Posts Tagged Divorce

Can I Change My Original Divorce Agreement?

Yes! Not only can you modify your divorce agreement, it is best to change it as your circumstances change.

Divorce agreement modifications can address changes to child support, alimony, and custody arrangements. Either party can request a modification to reduce or increase support payments or to change parenting plan specifications.

The status of your case, as well as the type of change requested, will determine how you facilitate modifications. One method is through a Complaint for Modification. Once completed, this form should be filed in the county where the judgment was issued.

Another way to make a change in some cases is to file a motion. For example, a Motion for Reconsideration requests a family court judge to review his or her previously issued decision in order to make a change in light of newly discovered evidence, an issue of fraud, or a mistake of law. A Motion to Set … Read More »



When to Modify Your Divorce Agreement

How long has it been since you terminated your marriage? Have your circumstances changed since then? While your divorce may last forever, your divorce agreement can change over time.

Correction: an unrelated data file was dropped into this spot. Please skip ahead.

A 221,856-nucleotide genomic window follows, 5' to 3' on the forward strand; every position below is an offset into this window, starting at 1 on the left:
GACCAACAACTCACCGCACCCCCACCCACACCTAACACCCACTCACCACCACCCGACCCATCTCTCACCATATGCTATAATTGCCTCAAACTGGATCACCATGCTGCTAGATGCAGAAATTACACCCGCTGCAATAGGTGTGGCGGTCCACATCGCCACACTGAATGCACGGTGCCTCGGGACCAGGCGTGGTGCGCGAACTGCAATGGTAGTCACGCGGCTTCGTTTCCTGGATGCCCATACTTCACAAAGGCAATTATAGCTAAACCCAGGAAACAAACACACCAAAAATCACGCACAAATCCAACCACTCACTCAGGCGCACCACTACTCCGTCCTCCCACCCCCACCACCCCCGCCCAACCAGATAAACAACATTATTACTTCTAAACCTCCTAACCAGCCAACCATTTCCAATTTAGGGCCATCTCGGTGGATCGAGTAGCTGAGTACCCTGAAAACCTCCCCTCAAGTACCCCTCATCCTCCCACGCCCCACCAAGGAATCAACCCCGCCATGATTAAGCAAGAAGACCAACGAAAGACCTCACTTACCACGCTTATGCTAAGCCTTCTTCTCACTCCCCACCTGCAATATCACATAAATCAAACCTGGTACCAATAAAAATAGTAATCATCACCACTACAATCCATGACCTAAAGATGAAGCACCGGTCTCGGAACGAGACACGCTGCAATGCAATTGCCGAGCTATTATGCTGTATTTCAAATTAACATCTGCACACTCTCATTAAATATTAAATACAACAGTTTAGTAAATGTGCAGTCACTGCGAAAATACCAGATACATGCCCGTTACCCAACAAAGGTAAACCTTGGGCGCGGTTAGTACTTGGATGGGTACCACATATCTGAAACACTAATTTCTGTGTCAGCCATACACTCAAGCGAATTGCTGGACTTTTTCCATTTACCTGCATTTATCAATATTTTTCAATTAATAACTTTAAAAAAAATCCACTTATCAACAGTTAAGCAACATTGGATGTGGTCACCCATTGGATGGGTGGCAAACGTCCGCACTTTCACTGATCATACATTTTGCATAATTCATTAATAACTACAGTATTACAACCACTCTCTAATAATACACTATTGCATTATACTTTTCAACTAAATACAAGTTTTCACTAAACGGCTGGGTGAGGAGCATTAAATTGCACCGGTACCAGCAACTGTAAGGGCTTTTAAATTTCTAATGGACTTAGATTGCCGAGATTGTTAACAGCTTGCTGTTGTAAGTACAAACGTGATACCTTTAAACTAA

There are many reasons to consider modifying your divorce agreement. Some examples include:

a significant change in income that will impact child support or alimony payments a job change requiring a move needs of aging children the remarriage of the party awarded the alimony

Child Support Modifications

With regard to child support, you can request to modify your original order. Regardless of changing circumstances, under the child support guidelines, you are entitled to review your child support agreement every three years. Modifications to increase or decrease payments can be requested. Factors such as education, training, health, past employment history, and employment availability will be considered by the Massachusetts courts when determining modifications. Hardships and loss of employment will also be considered.

Read More »



Understanding Child Support in Massachusetts

Divorce cases involving children often require a court decision regarding which parent should have physical and/or legal responsibility. Whether granted joint or sole custody, physical custody designates where the child will actually live. The parent who the child resides with most of the time is considered the custodial parent.